“For example, you could have a great park that’s barely used, or a small corner store that’s out of control,” Hartley said.
While Lane Cove scored 10/10 for its public areas, its food (5), education (4.6), personal care (4.4) and community services (4.2) were marked down.
Surry Hills scored highly in all categories except personal care (6.3) and healthcare (7.1).
Penrith scored highly in every category except hospitality and public spaces, while Parramatta performed well in healthcare, hospitality and community services.
“Lane Cove is very leafy and has great public spaces, but it’s difficult to easily access the amenities you need to support your daily life locally, compared to some out-of-town centers,” Hartley said.
Lane Cove’s mediocre score for urban living contrasts with the 2021 Australian Liveability Census which found the suburb rated highly by residents for sustainable urban design, but rated lower for ease of driving and ease of parking.
Lane Cove Council last week published its annual client survey showing high levels of satisfaction with events, library, bushland and the Aquatic Centre, but some dissatisfaction with development and traffic management.
Matt Levinson, the Sydney Committee’s Director of Corporate Affairs, said it came as no surprise that Western Sydney suburbs, such as Parramatta, Penrith and Bankstown, rank highly for their cultural diversity and urban energy.
“Sydney’s has relied too long on this simple rubric that east and north had most of the good stuff and the west struggled universally — that’s not true now, if it ever was,” he said.
Levinson said it was important to move beyond simple measures of economic productivity or transportation “and think more deeply about community cohesion, cultural life, public health and a stack of other important factors that help us understand why neighborhoods are good to work”.
Cameron Trevor’s home in North Parramatta is a 10-minute walk from his workplace in the Parramatta CBD, as well as restaurants and bars.
“Being close to work and taking the commute away from work has made a huge lifestyle difference for us,” he said.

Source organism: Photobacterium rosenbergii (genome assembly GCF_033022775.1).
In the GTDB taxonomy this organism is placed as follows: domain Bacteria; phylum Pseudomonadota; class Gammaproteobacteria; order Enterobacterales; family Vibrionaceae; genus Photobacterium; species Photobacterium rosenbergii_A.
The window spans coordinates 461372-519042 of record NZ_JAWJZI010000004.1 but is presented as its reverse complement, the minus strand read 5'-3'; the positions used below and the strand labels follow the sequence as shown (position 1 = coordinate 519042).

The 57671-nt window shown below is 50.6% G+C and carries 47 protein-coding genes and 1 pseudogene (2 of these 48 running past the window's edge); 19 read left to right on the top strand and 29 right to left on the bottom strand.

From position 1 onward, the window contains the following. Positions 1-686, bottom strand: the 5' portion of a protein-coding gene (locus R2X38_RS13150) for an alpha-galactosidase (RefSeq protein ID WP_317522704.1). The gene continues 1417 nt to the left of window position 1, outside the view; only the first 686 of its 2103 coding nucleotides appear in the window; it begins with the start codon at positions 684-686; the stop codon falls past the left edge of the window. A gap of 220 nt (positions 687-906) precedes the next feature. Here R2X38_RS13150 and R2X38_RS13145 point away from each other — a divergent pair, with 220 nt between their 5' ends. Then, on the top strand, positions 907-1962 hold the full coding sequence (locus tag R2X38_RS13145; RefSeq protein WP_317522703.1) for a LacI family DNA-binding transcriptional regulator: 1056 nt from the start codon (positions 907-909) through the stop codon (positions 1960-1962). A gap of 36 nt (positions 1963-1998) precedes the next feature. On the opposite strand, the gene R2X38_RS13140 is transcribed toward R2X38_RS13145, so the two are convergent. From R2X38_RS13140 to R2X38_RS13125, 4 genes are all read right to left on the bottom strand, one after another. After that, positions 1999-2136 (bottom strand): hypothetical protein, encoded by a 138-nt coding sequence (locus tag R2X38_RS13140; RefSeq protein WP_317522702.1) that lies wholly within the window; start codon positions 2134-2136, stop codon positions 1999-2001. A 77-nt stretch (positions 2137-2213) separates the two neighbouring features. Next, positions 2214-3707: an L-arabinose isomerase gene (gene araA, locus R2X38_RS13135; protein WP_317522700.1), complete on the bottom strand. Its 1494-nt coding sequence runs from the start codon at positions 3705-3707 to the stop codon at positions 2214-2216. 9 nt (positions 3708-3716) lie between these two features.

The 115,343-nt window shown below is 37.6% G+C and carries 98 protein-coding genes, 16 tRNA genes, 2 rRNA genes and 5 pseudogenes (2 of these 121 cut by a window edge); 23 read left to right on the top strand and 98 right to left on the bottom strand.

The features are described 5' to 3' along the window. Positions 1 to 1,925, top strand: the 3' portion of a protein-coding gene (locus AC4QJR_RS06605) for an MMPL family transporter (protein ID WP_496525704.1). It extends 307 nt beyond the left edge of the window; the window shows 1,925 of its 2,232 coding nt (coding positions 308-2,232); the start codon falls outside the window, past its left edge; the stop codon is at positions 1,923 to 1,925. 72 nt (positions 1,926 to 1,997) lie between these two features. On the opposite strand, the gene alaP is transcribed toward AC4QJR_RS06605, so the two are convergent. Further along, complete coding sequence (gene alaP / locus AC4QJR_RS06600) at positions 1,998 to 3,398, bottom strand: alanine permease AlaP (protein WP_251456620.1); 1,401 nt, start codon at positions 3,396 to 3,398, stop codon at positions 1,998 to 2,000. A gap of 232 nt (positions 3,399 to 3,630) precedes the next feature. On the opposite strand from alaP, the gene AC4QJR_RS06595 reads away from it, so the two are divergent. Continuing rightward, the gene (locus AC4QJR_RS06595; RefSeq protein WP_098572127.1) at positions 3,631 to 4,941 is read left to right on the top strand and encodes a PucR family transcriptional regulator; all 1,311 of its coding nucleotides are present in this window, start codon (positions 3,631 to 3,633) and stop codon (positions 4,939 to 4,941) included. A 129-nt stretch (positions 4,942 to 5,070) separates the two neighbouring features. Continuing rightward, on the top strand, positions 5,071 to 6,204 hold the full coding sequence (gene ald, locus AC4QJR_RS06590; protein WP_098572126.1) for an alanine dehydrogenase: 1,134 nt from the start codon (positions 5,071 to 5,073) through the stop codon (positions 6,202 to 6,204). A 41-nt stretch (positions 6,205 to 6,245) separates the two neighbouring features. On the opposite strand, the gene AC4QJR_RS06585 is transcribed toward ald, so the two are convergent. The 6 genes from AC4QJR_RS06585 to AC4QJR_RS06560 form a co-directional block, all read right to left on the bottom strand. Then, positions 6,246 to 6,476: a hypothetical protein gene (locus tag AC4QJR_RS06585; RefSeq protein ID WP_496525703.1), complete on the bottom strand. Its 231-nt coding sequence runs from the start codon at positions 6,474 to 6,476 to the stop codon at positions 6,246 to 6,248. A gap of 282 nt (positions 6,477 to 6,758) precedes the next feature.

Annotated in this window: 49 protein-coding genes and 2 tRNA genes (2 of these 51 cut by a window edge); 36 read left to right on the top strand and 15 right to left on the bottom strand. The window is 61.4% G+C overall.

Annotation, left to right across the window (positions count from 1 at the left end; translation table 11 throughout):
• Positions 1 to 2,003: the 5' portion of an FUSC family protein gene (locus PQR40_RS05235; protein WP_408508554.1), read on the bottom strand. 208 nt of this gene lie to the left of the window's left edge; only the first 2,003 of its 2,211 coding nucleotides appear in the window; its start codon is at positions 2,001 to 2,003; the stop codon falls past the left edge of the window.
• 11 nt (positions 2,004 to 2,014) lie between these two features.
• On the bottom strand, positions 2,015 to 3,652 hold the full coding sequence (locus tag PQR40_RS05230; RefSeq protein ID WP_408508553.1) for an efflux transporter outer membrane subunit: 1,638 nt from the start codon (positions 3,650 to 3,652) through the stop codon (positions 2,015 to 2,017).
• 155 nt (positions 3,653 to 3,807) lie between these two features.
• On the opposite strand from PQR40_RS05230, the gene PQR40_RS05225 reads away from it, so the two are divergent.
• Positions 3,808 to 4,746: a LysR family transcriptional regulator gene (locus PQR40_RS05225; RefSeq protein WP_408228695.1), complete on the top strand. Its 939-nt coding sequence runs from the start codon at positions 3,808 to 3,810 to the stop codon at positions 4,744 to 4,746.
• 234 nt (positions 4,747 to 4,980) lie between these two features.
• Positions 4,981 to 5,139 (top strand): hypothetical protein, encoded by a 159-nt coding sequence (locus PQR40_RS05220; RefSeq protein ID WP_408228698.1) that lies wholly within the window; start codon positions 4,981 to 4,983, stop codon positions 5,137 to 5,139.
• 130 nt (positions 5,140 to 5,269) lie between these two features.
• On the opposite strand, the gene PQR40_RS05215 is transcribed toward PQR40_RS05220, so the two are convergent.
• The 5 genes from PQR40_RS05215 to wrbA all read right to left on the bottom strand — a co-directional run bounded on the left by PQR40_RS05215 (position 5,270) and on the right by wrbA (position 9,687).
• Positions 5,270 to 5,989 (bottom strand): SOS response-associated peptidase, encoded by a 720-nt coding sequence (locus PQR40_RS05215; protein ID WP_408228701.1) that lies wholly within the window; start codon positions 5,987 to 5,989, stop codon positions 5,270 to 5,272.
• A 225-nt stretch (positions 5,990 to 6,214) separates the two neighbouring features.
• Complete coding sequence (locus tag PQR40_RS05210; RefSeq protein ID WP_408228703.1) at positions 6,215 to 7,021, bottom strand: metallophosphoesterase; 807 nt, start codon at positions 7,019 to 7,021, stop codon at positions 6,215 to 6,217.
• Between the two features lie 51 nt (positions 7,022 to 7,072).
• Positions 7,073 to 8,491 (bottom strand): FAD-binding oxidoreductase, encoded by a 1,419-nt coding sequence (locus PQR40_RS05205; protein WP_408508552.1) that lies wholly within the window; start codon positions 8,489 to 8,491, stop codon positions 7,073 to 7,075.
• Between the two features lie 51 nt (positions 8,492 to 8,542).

Parramatta’s good transport links to the rest of Sydney and the promise of a new aquatic center and Powerhouse Museum were also factors behind the decision of Trevor, 33, an insurance manager, and his wife Lauren to move to the area with their young daughter .
David Borger, Executive Director of Business Western Sydney, said people who form a picture of Western Sydney based on the 6pm news are the only ones who might be surprised by Parramatta, Penrith and Bankstown “coming out of the park “.
“I live in Parramatta and am lucky enough to have the option to walk or bike to work, buy groceries, go to the Riverside Theaters to see a show or have dinner with my family and friends in our restaurants in Church Street and Parramatta Square,” he said. “These things are not viable without density.”
But the findings came as a surprise to Lane Cove resident Thomas Shanahan, who doubted there was a better Sydney suburb in which to raise a family.
The new shopping and restaurant precinct The Canopy, suburban parks and proximity to the harbor and CBD made Lane Cove a “really desirable area,” he said.
Shanahan said the suburb was “fairly prosperous” when it came to schools, medical services and public transportation.
“We have it pretty good here,” he said. “I don’t think I would want anything like a Westfield in Lane Cove.”
Shanahan also said that Lane Cove’s cultural life and range of recreational activities such as yachting, sailing and kayaking were “little hidden gems”.
“We’re renting because I haven’t won the lottery yet,” he said. “But we hope to make Lane Cove our permanent home soon because we love it so much.”
The Morning Edition newsletter is our guide to the most important and interesting stories, analysis and insights of the day. Register here.